Sher­iffs in ru­ral Wash­ing­ton won’t en­force gun law

The Columbus Dispatch - - Nation&world - By David Gut­man The Seat­tle Times

In Novem­ber, Wash­ing­ton state vot­ers passed new gun reg­u­la­tions with nearly 60 per­cent of the vote. But it turns out that the vot­ers might not have had the last word.

In at least 13 mostly ru­ral coun­ties across the state, county sher­iffs have pub­licly pledged not to en­force the new law, known as Ini­tia­tive 1639, cit­ing their per­sonal op­po­si­tion to it.

“My job as a sher­iff is to throw bad guys in jail, but it’s also to pro­tect the con­sti­tu­tional rights of cit­i­zens of our county,” Klick­i­tat County Sher­iff Bob Songer said. “I fol­low the rule of law when I be­lieve it’s con­sti­tu­tional.”

Sher­iffs in Grays Har­bor, Pa­cific, Ma­son, Kit­ti­tas, Yakima, Klick­i­tat, Grant, Ben­ton, Franklin, Adams, Lin­coln, Ferry and Stevens coun­ties — where ma­jori­ties of vot­ers op­posed 1639 — have all said they will not en­force the new law.

In King County, which has three times as many vot­ers as those 13 coun­ties com­bined, 76 per­cent sup­ported the bal­lot mea­sure, and Sher­iff Mitzi Jo­hanknecht co-wrote the ar­gu­ment in fa­vor of it in the state vot­ers’ guide. Last week, she said the ini­tia­tive “can be re­fined,” but that it’s up to the courts to de­ter­mine its con­sti­tu­tion­al­ity.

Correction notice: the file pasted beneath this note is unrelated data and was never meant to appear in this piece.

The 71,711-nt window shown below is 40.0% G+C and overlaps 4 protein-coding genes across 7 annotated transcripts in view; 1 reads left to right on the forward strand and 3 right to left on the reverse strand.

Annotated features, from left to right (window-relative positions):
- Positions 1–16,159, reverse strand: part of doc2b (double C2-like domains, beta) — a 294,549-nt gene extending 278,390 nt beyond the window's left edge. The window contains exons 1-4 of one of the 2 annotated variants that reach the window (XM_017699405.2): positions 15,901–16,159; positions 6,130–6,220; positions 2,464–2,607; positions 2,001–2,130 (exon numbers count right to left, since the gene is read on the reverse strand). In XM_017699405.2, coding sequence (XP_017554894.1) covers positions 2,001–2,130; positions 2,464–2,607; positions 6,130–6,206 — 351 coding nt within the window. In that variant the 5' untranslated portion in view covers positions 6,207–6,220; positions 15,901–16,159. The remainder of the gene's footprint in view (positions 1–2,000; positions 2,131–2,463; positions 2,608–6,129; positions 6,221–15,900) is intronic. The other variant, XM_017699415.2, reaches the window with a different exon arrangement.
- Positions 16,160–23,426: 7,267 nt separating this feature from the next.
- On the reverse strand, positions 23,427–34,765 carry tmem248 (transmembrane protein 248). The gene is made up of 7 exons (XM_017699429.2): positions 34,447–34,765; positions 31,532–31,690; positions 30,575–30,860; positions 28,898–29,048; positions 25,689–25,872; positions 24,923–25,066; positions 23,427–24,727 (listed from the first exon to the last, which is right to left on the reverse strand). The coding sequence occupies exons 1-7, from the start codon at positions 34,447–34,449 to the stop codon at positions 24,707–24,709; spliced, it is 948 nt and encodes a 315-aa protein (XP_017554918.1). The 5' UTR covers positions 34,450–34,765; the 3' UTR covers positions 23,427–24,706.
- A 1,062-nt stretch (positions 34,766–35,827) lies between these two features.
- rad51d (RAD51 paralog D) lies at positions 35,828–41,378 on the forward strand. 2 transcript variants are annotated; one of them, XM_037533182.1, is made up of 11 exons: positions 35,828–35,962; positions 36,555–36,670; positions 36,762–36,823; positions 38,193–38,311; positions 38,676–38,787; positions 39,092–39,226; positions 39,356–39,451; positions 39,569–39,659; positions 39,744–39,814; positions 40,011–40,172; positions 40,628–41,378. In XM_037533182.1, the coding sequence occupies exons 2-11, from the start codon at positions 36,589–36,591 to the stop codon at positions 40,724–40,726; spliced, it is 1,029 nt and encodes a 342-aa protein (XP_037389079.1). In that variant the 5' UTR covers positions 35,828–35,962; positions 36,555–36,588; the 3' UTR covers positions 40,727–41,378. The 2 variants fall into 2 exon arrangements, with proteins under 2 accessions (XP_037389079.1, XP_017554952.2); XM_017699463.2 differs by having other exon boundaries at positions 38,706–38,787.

“I took an oath to up­hold the law,” Jo­hanknecht said in a state­ment. “As law en­force­ment lead­ers, we defy that oath and be­tray the pub­lic trust if we pick and choose which laws we will up­hold.”

Songer and other sher­iffs noted that of­fi­cers use dis­cre­tion all the time to de­ter­mine which laws are en­force­ment pri­or­i­ties. For ex­am­ple, sev­eral big cities in states where mar­i­juana re­mains il­le­gal have scaled back pos­ses­sion ar­rests, cit­ing racial dis­par­i­ties in en­force­ment and a lack of re­sources.

Mary Fan, a law pro­fes­sor at the Uni­ver­sity of Wash­ing­ton and a for­mer fed­eral prose­cu­tor, said the gun law is dif­fer­ent be­cause the sher­iffs are voic­ing their mo­ti­va­tions so bluntly.

“What’s atyp­i­cal about this sit­u­a­tion is they’re not say­ing, ‘Hey, we have lim­ited re­sources so we’re go­ing to fig­ure out how to best use them,’” Fan said. “They’re say­ing, ‘We don’t agree with the peo­ple and so even though we are the peo­ple’s pub­lic ser­vants, we’re not go­ing to en­force that law.’”

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